Network Scanning:

Scapy is commonly used for port scanning, network discovery, and vulnerability assessment. It can send crafted packets to remote hosts and analyze their responses.

Prototyping and Testing:

Scapy is a valuable tool for developing and testing network protocols, applications, and services. You can simulate network behaviors and test how systems respond to different packet sequences.

Security Research:

Scapy is often used in security research and penetration testing for tasks like crafting specific payloads, testing for vulnerabilities, and conducting network attacks (in controlled environments with permission).

Custom Tools:

You can use Scapy to build custom network tools and scripts for a wide range of network-related tasks, from network troubleshooting to network administration.

Integration with Other Tools:

Scapy can be integrated with other Python libraries and network analysis tools, enhancing its capabilities for tasks like intrusion detection and analysis.

Scapy’s flexibility makes it a popular choice for security professionals, network administrators, and researchers who need to work with network packets and protocols. It is also highly extensible, allowing users to define their own packet structures and behaviors.

The Ping of Death Code:
from scapy.all import *
SOURCE_IP=""	 #Enter The Source IP
TARGET_IP="" #Enter The IP to Attack
NUMBER_PACKETS=5 # Number of pings
pingOFDeath=IP(src=SOURCE_IP, dst=TARGET_IP)/ICMP()/("X"*60000)


The Ping of Death was once a notorious network attack that capitalized on vulnerabilities in early network stacks. It disrupted services and caused havoc in the early days of the internet. However, the landscape of network security has evolved significantly. Modern operating systems and network devices come equipped with robust safeguards against such attacks, rendering the Ping of Death largely obsolete.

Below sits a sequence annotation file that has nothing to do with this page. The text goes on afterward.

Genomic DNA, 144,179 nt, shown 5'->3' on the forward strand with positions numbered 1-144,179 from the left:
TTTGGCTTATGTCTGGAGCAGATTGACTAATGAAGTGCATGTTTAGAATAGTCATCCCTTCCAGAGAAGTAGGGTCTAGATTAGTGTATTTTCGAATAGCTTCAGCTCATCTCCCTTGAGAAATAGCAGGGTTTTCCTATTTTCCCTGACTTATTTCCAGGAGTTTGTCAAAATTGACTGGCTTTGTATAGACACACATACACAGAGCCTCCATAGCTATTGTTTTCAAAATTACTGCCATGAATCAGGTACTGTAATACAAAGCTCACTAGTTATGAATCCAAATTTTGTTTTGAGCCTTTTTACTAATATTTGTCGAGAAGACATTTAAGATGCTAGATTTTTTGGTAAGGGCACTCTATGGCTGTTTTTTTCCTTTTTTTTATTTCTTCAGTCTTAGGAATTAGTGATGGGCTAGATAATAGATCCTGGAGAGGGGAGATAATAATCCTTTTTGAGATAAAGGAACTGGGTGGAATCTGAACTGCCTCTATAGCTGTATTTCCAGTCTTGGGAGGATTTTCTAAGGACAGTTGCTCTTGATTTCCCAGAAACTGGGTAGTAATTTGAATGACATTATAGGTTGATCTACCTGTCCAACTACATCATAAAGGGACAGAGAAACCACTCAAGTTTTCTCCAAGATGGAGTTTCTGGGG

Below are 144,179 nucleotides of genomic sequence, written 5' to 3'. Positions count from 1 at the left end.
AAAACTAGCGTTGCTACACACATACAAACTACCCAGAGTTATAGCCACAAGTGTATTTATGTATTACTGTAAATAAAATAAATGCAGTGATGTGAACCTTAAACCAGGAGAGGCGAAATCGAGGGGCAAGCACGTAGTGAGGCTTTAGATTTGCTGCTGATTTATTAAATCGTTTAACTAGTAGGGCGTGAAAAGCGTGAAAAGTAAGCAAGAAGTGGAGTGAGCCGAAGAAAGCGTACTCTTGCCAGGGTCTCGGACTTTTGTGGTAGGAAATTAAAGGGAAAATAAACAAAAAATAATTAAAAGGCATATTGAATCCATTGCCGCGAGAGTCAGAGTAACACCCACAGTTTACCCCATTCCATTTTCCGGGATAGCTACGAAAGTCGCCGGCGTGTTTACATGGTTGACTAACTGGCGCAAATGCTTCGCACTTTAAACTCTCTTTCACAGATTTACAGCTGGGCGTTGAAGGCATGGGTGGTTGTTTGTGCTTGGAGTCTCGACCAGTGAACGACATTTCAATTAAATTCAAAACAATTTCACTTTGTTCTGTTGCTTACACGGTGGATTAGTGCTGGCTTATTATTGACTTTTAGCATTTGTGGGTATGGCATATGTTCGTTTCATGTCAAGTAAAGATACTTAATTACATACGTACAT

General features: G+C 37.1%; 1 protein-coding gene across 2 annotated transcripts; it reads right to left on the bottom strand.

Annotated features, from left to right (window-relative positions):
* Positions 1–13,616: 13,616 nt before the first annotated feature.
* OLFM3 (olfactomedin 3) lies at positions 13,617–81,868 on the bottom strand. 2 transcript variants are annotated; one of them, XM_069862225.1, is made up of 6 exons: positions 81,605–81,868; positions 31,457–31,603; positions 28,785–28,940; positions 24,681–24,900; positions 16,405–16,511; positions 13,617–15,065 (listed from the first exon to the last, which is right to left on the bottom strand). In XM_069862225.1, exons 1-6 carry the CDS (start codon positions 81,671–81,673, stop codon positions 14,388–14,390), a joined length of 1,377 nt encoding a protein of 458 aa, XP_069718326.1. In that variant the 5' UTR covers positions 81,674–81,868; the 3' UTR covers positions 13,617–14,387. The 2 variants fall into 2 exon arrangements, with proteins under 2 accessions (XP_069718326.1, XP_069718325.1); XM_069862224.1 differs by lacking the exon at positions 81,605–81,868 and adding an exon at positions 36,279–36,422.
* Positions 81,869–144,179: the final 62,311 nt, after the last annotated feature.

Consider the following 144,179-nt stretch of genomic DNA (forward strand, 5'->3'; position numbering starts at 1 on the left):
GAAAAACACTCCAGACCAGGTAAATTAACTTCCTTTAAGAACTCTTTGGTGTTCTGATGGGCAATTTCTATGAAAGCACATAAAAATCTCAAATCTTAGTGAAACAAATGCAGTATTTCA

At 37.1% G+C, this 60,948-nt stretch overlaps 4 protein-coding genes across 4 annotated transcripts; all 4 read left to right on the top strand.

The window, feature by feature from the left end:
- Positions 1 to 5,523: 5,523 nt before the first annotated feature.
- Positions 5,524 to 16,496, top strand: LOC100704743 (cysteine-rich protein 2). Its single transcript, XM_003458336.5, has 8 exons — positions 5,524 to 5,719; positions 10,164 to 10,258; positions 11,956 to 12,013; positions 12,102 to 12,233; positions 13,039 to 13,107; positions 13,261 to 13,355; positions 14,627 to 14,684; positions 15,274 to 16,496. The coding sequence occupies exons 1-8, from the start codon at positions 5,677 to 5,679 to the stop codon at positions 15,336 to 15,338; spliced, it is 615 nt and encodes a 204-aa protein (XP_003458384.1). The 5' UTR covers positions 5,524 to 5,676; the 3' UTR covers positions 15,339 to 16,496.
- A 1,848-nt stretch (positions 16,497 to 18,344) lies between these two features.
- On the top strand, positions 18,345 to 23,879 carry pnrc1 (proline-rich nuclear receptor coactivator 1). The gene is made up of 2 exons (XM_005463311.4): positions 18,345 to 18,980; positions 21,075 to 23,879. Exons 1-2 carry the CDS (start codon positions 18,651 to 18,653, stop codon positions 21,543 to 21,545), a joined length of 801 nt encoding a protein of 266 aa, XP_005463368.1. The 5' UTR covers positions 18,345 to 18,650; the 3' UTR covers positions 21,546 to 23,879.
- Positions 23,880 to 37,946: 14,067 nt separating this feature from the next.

It’s important to recognize that responsible cybersecurity practices and ethical considerations are paramount. While Scapy and similar tools provide valuable insights into network protocols and security, using them irresponsibly or maliciously is not only unethical but also illegal. Hacking, whether it involves the Ping of Death or other methods, can have severe consequences, including legal action. Always ensure you have explicit authorization and stay within the boundaries of the law when conducting network testing or security research. The goal is to enhance our understanding of network security, not to compromise it.

Happy Hacking Folk’s!

Read more of our Python guides here: Python Guides


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Luke Barber

Hello, fellow tech enthusiasts! I'm Luke, a passionate learner and explorer in the vast realms of technology. Welcome to my digital space where I share the insights and adventures gained from my journey into the fascinating worlds of Arduino, Python, Linux, Ethical Hacking, and beyond. Armed with qualifications including CompTIA A+, Sec+, Cisco CCNA, Unix/Linux and Bash Shell Scripting, JavaScript Application Programming, Python Programming and Ethical Hacking, I thrive in the ever-evolving landscape of coding, computers, and networks. As a tech enthusiast, I'm on a mission to simplify the complexities of technology through my blogs, offering a glimpse into the marvels of Arduino, Python, Linux, and Ethical Hacking techniques. Whether you're a fellow coder or a curious mind, I invite you to join me on this journey of continuous learning and discovery.